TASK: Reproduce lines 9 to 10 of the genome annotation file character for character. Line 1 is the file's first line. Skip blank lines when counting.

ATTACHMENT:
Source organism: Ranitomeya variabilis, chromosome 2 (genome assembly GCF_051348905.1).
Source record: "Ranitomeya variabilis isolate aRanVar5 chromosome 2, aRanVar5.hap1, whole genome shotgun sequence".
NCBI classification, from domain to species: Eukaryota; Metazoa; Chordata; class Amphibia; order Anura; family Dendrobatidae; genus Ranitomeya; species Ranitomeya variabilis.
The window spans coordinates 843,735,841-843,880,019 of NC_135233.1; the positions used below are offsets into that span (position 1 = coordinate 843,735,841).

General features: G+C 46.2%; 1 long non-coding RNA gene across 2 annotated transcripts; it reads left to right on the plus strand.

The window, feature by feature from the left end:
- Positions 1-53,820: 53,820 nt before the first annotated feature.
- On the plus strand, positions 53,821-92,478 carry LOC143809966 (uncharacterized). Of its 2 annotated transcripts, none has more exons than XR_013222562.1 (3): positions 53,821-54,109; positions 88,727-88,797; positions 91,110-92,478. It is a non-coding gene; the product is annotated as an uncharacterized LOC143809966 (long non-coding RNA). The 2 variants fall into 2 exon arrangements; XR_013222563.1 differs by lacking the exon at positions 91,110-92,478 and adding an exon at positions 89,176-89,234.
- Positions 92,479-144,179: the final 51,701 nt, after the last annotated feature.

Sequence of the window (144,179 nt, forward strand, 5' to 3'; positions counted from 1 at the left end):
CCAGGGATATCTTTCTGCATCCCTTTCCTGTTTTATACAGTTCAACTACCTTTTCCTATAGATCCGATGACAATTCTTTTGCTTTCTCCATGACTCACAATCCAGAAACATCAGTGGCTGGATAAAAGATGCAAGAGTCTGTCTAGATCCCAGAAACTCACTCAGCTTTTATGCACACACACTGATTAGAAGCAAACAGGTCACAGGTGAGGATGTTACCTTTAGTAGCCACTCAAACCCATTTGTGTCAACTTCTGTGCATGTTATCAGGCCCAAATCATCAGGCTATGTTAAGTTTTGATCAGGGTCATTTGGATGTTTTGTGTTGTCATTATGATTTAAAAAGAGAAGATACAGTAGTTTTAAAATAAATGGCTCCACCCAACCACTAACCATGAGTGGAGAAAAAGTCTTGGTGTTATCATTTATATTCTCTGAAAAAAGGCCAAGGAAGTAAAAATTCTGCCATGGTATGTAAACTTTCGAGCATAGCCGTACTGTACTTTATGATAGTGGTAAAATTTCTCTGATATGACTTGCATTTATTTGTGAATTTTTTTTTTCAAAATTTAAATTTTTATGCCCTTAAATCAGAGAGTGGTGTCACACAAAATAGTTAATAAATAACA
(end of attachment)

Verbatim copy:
- Positions 92,479-144,179: the final 51,701 nt, after the last annotated feature.

Sequence of the window (144,179 nt, forward strand, 5' to 3'; positions counted from 1 at the left end):